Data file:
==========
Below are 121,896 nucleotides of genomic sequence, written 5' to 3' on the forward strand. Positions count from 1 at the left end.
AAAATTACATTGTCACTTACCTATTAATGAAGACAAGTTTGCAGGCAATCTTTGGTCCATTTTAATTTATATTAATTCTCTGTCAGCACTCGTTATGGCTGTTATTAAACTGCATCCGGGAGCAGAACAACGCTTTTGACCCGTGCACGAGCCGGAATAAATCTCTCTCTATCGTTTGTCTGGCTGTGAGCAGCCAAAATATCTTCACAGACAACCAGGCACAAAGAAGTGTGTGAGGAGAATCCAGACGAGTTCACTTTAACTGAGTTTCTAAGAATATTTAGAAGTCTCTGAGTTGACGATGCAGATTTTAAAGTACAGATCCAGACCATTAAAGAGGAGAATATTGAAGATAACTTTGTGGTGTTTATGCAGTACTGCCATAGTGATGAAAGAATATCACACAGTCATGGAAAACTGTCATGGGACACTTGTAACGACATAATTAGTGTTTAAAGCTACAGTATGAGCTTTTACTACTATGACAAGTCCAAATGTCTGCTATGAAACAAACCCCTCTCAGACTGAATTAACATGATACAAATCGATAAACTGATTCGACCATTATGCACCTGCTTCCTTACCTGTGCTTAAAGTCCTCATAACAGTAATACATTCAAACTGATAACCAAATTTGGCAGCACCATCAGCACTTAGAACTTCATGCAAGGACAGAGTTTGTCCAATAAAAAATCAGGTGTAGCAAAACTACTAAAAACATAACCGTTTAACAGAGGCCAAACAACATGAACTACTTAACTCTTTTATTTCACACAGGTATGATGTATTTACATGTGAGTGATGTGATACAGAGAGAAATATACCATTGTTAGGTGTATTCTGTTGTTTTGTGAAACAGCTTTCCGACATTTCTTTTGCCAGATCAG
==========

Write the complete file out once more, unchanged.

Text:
Below are 121,896 nucleotides of genomic sequence, written 5' to 3' on the forward strand. Positions count from 1 at the left end.
AAAATTACATTGTCACTTACCTATTAATGAAGACAAGTTTGCAGGCAATCTTTGGTCCATTTTAATTTATATTAATTCTCTGTCAGCACTCGTTATGGCTGTTATTAAACTGCATCCGGGAGCAGAACAACGCTTTTGACCCGTGCACGAGCCGGAATAAATCTCTCTCTATCGTTTGTCTGGCTGTGAGCAGCCAAAATATCTTCACAGACAACCAGGCACAAAGAAGTGTGTGAGGAGAATCCAGACGAGTTCACTTTAACTGAGTTTCTAAGAATATTTAGAAGTCTCTGAGTTGACGATGCAGATTTTAAAGTACAGATCCAGACCATTAAAGAGGAGAATATTGAAGATAACTTTGTGGTGTTTATGCAGTACTGCCATAGTGATGAAAGAATATCACACAGTCATGGAAAACTGTCATGGGACACTTGTAACGACATAATTAGTGTTTAAAGCTACAGTATGAGCTTTTACTACTATGACAAGTCCAAATGTCTGCTATGAAACAAACCCCTCTCAGACTGAATTAACATGATACAAATCGATAAACTGATTCGACCATTATGCACCTGCTTCCTTACCTGTGCTTAAAGTCCTCATAACAGTAATACATTCAAACTGATAACCAAATTTGGCAGCACCATCAGCACTTAGAACTTCATGCAAGGACAGAGTTTGTCCAATAAAAAATCAGGTGTAGCAAAACTACTAAAAACATAACCGTTTAACAGAGGCCAAACAACATGAACTACTTAACTCTTTTATTTCACACAGGTATGATGTATTTACATGTGAGTGATGTGATACAGAGAGAAATATACCATTGTTAGGTGTATTCTGTTGTTTTGTGAAACAGCTTTCCGACATTTCTTTTGCCAGATCAG